Yom Kippur: Fast, Repent and Atone
Tonight at sundown is the beginning of Yom Kippur, which is part of the largest celebration of the Jewish calendar (like Christmas is to the Christians). The celebration of Rosh HaShana, or the welcoming in of the Jewish New Year. Yom Kippur closes out the old Year with a somber 24 hours of fasting, repentance and atonement.
As you and I deepen into our spiritual journey, we come to realize that the stories which hold the different religions together are unique to the culture of the religion. However, the spirit underneath the story and the practices to connect with the spirit are similar. It is here where we can connect with each other. As Rumi says, “it is a field beyond the ideas of right-doing and wrong-doing.” In all faiths there are practices of fasting, repentance and atonement.
I like to pay attention to what is going on within the religious and spiritual communities as fields are created and made more potent through collective agreement. This is not only something I can feel and know directly when I get quiet, science has now proven this to be true. Why not, then, take time today and/or tomorrow to fast, repent and atone?
Let’s look at each practice.
Fasting is a practice of drinking water and not consuming food, giving the body and opportunity to have a break from its ongoing work of digestion. It is a form of physical cleansing and has been used by doctors historically as a way to reset the body and open to healing. In addition, religious communities have utilized fasting as a way to place one’s mind fully upon Spirit. To take attention off of what to eat (thought) and the doingness of preparing (physical) and place for one full day attention upon the Realm of The Invisible Infinite — God. How do you do this? You can come with a question and sit in it for a day. You can chant, pray, contemplate on scripture, or my favorite — meditate in silence.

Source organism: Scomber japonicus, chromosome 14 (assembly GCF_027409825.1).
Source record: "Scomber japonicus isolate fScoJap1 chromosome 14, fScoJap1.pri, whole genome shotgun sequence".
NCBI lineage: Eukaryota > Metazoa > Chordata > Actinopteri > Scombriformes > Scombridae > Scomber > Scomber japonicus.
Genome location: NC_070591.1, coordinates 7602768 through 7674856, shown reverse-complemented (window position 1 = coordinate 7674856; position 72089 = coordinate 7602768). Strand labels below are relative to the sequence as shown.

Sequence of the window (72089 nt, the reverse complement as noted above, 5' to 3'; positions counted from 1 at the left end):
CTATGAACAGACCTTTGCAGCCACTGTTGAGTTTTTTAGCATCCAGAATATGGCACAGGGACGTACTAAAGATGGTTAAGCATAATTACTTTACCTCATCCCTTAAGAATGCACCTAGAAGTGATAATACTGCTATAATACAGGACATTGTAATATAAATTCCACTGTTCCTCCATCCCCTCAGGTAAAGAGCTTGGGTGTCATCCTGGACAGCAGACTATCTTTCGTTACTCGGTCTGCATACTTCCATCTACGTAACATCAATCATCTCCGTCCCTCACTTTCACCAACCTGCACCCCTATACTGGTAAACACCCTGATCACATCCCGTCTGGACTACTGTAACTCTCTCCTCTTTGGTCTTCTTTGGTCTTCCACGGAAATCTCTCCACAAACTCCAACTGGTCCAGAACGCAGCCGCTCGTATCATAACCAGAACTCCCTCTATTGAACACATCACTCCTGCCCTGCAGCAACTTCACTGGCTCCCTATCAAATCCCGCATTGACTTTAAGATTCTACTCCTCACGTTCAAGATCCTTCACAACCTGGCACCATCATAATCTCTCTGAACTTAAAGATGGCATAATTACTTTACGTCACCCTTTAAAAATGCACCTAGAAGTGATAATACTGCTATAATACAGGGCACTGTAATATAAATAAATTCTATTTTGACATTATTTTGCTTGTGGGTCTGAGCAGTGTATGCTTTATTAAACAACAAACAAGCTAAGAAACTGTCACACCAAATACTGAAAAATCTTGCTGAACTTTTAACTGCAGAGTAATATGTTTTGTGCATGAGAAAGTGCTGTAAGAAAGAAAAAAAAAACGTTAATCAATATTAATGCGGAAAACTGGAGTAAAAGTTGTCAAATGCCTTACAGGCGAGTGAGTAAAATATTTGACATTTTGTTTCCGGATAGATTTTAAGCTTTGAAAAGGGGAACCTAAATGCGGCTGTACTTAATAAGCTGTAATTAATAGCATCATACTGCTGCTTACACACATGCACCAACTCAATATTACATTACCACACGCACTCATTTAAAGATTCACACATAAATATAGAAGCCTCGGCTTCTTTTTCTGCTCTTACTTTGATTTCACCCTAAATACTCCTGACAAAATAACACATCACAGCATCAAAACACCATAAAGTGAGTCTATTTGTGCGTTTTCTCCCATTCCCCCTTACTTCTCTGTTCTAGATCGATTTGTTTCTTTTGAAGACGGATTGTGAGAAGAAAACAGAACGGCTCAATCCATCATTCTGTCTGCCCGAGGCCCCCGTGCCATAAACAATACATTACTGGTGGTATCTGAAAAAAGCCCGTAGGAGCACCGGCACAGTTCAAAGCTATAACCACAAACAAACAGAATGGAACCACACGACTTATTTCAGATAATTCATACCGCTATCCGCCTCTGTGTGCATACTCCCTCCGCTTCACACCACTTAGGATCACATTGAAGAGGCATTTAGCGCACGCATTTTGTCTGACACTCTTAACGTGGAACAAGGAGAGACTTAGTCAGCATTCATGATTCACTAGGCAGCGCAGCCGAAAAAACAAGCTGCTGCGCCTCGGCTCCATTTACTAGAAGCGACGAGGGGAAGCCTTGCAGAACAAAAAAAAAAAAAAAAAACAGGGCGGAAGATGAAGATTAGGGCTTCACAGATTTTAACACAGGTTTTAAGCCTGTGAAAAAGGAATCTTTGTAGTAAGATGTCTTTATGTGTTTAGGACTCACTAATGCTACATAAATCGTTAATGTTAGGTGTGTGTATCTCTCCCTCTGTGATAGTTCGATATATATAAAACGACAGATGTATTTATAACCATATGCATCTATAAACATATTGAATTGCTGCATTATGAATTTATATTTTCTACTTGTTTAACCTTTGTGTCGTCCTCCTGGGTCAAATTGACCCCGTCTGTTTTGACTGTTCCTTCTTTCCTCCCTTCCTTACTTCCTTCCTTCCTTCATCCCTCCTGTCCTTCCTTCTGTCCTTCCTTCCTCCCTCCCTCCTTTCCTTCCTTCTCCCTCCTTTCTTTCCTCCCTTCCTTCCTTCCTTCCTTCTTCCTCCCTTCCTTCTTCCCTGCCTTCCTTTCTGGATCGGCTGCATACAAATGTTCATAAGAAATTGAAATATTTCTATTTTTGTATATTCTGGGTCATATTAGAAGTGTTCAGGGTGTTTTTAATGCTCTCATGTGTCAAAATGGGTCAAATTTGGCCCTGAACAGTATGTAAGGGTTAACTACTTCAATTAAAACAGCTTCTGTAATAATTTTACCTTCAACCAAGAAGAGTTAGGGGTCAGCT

Repent literally means “to change one’s mind,” or to “move from sin to amendment.” So today, what are you to change your mind about? Or, what are you being called to mend within your thoughts? Today I am engaging in thoughts of overwhelm. I just returned from a trip to Ireland (best trip EVER) and I can feel tasks pulling at me from outside of me and then my to-do list piling up inside of me. My thoughts are going to lack — not enough time — and today my commitment is to actively shift this thought toward the gratitude of plenty. A literal practice of repenting.
To atone means to be at-one or to reconcile that which has become separate. Today I take inventory. What have I severed in thought that belongs together? Where have I inserted opinion that is not mine to insert? Where have I judged another and made wrong? Where have I belittled? Where have I kept someone stuck within my mind holding them bondage? All great questions. So today I make a list and bring them into my quiet time of prayer. I ask blessings to be sent to those I have judged as enemies. I ask to have my heart expanded and for me to see the Go(o)d throughout my life. This time for me is very intimate as I sit with God in conversation.
Then tomorrow night, the Jews will celebrate. They will break bread with their families and officially welcome in a new year; as will I.